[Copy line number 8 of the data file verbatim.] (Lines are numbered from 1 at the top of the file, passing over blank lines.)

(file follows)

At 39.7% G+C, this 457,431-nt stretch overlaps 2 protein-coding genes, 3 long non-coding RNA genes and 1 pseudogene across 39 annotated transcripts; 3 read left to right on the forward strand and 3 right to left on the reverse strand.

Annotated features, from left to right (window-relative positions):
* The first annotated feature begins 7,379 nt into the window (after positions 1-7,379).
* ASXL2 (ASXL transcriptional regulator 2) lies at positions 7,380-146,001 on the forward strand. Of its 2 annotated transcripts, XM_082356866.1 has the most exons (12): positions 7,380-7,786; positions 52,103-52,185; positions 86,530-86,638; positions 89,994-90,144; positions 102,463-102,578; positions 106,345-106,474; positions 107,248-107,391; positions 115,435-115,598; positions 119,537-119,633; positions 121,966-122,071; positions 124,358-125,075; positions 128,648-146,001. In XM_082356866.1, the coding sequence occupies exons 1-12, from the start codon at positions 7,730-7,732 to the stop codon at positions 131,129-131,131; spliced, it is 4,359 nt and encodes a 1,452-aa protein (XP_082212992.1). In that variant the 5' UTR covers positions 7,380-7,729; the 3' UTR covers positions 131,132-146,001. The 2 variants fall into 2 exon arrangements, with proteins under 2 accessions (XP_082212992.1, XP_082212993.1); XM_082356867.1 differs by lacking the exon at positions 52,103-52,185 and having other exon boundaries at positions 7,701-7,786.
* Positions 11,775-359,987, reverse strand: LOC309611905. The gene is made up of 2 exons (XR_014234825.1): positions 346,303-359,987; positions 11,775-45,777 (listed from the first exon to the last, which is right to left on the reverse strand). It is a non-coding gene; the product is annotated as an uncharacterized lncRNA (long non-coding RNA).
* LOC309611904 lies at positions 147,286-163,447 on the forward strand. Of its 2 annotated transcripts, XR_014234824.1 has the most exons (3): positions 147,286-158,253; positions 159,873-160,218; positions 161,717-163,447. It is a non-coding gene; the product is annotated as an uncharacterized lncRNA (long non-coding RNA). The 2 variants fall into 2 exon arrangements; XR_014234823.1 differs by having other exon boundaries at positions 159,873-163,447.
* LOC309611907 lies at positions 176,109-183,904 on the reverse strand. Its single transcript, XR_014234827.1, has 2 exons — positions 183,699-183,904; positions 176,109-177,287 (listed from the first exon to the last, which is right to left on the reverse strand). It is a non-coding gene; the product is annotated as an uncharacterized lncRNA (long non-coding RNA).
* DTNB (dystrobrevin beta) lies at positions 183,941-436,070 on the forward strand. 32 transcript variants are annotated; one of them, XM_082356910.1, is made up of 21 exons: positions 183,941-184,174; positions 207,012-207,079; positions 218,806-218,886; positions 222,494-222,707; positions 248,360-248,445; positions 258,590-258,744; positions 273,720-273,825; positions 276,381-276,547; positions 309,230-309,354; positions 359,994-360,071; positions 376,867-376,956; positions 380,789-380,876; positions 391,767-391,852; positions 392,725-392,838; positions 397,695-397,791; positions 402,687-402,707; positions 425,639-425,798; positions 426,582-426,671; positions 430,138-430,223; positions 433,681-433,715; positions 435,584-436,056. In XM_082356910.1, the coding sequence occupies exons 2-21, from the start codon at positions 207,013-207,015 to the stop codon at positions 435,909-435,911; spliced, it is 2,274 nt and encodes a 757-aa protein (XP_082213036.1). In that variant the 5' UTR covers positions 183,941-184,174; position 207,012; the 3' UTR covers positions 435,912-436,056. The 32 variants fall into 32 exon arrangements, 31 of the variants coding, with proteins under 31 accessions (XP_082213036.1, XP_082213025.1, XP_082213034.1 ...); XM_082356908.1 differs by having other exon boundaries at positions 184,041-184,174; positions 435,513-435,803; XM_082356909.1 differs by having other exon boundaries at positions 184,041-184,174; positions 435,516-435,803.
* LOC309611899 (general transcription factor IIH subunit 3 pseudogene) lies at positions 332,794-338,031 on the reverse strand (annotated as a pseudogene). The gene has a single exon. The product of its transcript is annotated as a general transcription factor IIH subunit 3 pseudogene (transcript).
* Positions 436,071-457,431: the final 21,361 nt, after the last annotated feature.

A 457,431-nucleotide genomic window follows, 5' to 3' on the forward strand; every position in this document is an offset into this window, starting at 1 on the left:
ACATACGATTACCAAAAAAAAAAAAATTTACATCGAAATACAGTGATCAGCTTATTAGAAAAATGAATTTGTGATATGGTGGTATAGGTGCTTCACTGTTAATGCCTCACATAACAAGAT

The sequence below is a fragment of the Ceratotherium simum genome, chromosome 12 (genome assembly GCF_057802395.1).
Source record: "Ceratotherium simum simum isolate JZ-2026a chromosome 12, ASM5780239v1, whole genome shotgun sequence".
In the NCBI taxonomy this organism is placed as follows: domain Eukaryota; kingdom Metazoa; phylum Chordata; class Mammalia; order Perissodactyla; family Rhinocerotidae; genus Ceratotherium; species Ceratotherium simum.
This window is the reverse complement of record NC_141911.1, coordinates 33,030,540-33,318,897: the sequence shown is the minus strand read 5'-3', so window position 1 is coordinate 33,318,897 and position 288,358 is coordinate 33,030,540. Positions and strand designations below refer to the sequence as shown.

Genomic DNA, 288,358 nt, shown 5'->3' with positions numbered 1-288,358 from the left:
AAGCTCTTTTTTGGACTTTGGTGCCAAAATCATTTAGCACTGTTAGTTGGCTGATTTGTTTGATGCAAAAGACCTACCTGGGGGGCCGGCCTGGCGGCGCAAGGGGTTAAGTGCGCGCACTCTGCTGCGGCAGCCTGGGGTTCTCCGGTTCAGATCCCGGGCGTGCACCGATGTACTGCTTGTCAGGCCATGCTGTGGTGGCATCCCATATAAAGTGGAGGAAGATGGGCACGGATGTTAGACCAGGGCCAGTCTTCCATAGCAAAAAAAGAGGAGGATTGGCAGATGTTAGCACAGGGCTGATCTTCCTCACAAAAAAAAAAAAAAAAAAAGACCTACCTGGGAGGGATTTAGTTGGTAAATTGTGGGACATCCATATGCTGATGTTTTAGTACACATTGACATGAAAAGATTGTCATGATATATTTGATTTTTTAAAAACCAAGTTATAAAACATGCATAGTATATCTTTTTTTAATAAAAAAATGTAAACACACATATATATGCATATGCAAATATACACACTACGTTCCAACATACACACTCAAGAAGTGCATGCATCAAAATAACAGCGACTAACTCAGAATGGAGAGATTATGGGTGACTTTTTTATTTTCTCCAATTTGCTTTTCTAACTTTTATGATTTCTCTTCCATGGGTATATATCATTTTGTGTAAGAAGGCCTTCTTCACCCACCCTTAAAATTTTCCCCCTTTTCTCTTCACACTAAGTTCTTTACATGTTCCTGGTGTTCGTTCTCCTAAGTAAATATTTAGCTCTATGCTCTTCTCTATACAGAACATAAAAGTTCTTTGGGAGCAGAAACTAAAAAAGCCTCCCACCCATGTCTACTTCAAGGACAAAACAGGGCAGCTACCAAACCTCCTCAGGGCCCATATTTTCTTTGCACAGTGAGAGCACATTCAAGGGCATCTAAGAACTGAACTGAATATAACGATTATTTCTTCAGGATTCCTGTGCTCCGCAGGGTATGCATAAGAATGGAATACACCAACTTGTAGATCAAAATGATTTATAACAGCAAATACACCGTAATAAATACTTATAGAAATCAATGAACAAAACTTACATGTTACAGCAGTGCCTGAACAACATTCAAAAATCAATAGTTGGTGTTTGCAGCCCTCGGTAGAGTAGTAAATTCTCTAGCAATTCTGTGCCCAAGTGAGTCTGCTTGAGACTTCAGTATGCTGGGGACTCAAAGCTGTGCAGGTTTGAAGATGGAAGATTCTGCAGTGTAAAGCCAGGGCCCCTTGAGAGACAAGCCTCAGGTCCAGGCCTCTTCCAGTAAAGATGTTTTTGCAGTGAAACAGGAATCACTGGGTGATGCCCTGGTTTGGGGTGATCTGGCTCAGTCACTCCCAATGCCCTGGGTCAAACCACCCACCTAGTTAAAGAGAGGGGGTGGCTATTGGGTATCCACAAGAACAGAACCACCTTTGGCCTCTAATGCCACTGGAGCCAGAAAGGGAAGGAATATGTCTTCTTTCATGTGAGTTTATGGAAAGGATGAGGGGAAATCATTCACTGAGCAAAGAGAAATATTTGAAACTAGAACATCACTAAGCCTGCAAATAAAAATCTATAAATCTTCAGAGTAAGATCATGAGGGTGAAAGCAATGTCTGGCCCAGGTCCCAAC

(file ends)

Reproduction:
* DTNB (dystrobrevin beta) lies at positions 183,941-436,070 on the forward strand. 32 transcript variants are annotated; one of them, XM_082356910.1, is made up of 21 exons: positions 183,941-184,174; positions 207,012-207,079; positions 218,806-218,886; positions 222,494-222,707; positions 248,360-248,445; positions 258,590-258,744; positions 273,720-273,825; positions 276,381-276,547; positions 309,230-309,354; positions 359,994-360,071; positions 376,867-376,956; positions 380,789-380,876; positions 391,767-391,852; positions 392,725-392,838; positions 397,695-397,791; positions 402,687-402,707; positions 425,639-425,798; positions 426,582-426,671; positions 430,138-430,223; positions 433,681-433,715; positions 435,584-436,056. In XM_082356910.1, the coding sequence occupies exons 2-21, from the start codon at positions 207,013-207,015 to the stop codon at positions 435,909-435,911; spliced, it is 2,274 nt and encodes a 757-aa protein (XP_082213036.1). In that variant the 5' UTR covers positions 183,941-184,174; position 207,012; the 3' UTR covers positions 435,912-436,056. The 32 variants fall into 32 exon arrangements, 31 of the variants coding, with proteins under 31 accessions (XP_082213036.1, XP_082213025.1, XP_082213034.1 ...); XM_082356908.1 differs by having other exon boundaries at positions 184,041-184,174; positions 435,513-435,803; XM_082356909.1 differs by having other exon boundaries at positions 184,041-184,174; positions 435,516-435,803.